Expert Riad Salem, MD, MBA, highlights key data from the phase 3 EPOCH study, which evaluated TheraSphere in patients with mCRC and liver metastases who failed first line chemotherapy.
Riad Salem, MD, discusses data from the following presentation:
Radioembolization With Chemotherapy for Colorectal Liver Metastases: A Randomized, Open-Label, International, Multicenter, Phase III Trial. (Mulcahy MF, et al. J Clin Oncol. 2021 Sep 20: JCO2101839)
EPOCH is the first positive phase 3 global study of Y-90 [Yttrium 90] TARE [Transarterial radioembolization] and chemotherapy in the second-line treatment of patients with colorectal liver metastases.
This study examined safety and efficacy in patients with unresectable unilobar or bilobar colorectal metastases who were able to receive second-line irinotecan- or oxaliplatin-based chemotherapy.
Patients were randomized 1:1 to receive Y-90 glass TARE and standard-of-care chemotherapy with or without targeted therapy (n=215) or standard of care chemotherapy with or without targeted therapy (n=213). Follow-up occurred every 8 weeks until disease progression or hepatic disease progression or death.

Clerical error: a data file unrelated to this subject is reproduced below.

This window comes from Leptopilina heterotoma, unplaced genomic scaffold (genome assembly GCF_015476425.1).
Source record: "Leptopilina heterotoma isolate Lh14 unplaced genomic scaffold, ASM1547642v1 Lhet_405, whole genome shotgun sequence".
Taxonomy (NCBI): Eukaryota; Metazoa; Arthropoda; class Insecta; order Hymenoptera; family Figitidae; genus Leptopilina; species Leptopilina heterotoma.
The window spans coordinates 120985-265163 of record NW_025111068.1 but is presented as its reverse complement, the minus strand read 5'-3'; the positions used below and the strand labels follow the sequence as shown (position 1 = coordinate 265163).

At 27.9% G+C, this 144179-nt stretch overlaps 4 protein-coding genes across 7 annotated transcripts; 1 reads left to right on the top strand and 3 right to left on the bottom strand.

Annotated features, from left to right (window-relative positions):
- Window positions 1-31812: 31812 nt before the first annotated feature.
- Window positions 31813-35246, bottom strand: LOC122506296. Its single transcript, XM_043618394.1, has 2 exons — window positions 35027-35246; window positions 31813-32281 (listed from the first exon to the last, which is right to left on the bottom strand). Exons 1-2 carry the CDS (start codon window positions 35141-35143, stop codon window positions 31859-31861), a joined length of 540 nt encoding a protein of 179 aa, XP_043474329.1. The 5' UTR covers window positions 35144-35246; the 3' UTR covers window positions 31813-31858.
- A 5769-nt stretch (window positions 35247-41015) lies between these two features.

Primary end points were PFS [progression-free survival] and hPFS [hepatic PFS] adjudicated by BICR [blinded independent central review]. Secondary end points were OS [overall survival], ORR [overall response rate] by BICR, DCR [disease control rate] by BICR, TTSP [time to symptomatic progression], and TTDQoL [time to deterioration quality of life].
The addition of Y-90 TARE to chemotherapy increased PFS from 7.2 to 8.0 months and increased hPFS from 7.2 to 9.1 months; these increases were statistically significant, and the study success criteria were met (PFS: HR 0.69; 1-sided P = .0013; hPFS: HR 0.59; 1-sided P < 0.0001).
No significant differences were found in OS.
Overall response rate in the TARE-chemotherapy group was nominally better than the chemotherapy alone group.
Chemotherapy-related adverse events were comparable between the groups.
No new, unexpected safety signals.
Y-90 did not compromise ability to receive additional chemotherapy.